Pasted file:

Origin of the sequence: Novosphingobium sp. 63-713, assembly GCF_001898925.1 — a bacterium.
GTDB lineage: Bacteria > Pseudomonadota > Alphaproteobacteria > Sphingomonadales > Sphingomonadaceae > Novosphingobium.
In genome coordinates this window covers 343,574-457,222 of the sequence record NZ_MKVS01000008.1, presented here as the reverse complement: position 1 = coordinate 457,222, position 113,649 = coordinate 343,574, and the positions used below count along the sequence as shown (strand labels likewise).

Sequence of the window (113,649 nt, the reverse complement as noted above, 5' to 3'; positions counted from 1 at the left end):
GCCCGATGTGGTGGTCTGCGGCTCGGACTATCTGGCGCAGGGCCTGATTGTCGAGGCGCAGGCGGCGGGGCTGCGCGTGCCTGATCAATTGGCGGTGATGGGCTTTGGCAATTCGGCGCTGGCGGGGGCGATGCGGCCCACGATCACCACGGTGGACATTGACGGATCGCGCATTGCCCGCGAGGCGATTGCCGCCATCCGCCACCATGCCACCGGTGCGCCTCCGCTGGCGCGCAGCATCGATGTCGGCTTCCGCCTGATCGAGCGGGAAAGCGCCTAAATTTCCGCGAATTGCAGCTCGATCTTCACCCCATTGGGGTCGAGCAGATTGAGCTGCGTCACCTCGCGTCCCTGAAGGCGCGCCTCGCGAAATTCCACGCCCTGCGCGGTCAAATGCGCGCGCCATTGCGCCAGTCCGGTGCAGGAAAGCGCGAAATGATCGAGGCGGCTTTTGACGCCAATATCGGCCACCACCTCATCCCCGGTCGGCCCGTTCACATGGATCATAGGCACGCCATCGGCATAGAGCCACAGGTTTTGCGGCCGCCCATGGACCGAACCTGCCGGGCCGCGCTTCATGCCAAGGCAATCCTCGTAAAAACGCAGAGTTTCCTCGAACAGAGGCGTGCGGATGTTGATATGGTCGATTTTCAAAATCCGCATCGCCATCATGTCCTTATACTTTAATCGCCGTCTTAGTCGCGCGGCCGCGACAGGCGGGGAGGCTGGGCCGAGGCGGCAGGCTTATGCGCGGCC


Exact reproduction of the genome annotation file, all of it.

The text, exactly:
Origin of the sequence: Novosphingobium sp. 63-713, assembly GCF_001898925.1 — a bacterium.
GTDB lineage: Bacteria > Pseudomonadota > Alphaproteobacteria > Sphingomonadales > Sphingomonadaceae > Novosphingobium.
In genome coordinates this window covers 343,574-457,222 of the sequence record NZ_MKVS01000008.1, presented here as the reverse complement: position 1 = coordinate 457,222, position 113,649 = coordinate 343,574, and the positions used below count along the sequence as shown (strand labels likewise).

Sequence of the window (113,649 nt, the reverse complement as noted above, 5' to 3'; positions counted from 1 at the left end):
GCCCGATGTGGTGGTCTGCGGCTCGGACTATCTGGCGCAGGGCCTGATTGTCGAGGCGCAGGCGGCGGGGCTGCGCGTGCCTGATCAATTGGCGGTGATGGGCTTTGGCAATTCGGCGCTGGCGGGGGCGATGCGGCCCACGATCACCACGGTGGACATTGACGGATCGCGCATTGCCCGCGAGGCGATTGCCGCCATCCGCCACCATGCCACCGGTGCGCCTCCGCTGGCGCGCAGCATCGATGTCGGCTTCCGCCTGATCGAGCGGGAAAGCGCCTAAATTTCCGCGAATTGCAGCTCGATCTTCACCCCATTGGGGTCGAGCAGATTGAGCTGCGTCACCTCGCGTCCCTGAAGGCGCGCCTCGCGAAATTCCACGCCCTGCGCGGTCAAATGCGCGCGCCATTGCGCCAGTCCGGTGCAGGAAAGCGCGAAATGATCGAGGCGGCTTTTGACGCCAATATCGGCCACCACCTCATCCCCGGTCGGCCCGTTCACATGGATCATAGGCACGCCATCGGCATAGAGCCACAGGTTTTGCGGCCGCCCATGGACCGAACCTGCCGGGCCGCGCTTCATGCCAAGGCAATCCTCGTAAAAACGCAGAGTTTCCTCGAACAGAGGCGTGCGGATGTTGATATGGTCGATTTTCAAAATCCGCATCGCCATCATGTCCTTATACTTTAATCGCCGTCTTAGTCGCGCGGCCGCGACAGGCGGGGAGGCTGGGCCGAGGCGGCAGGCTTATGCGCGGCC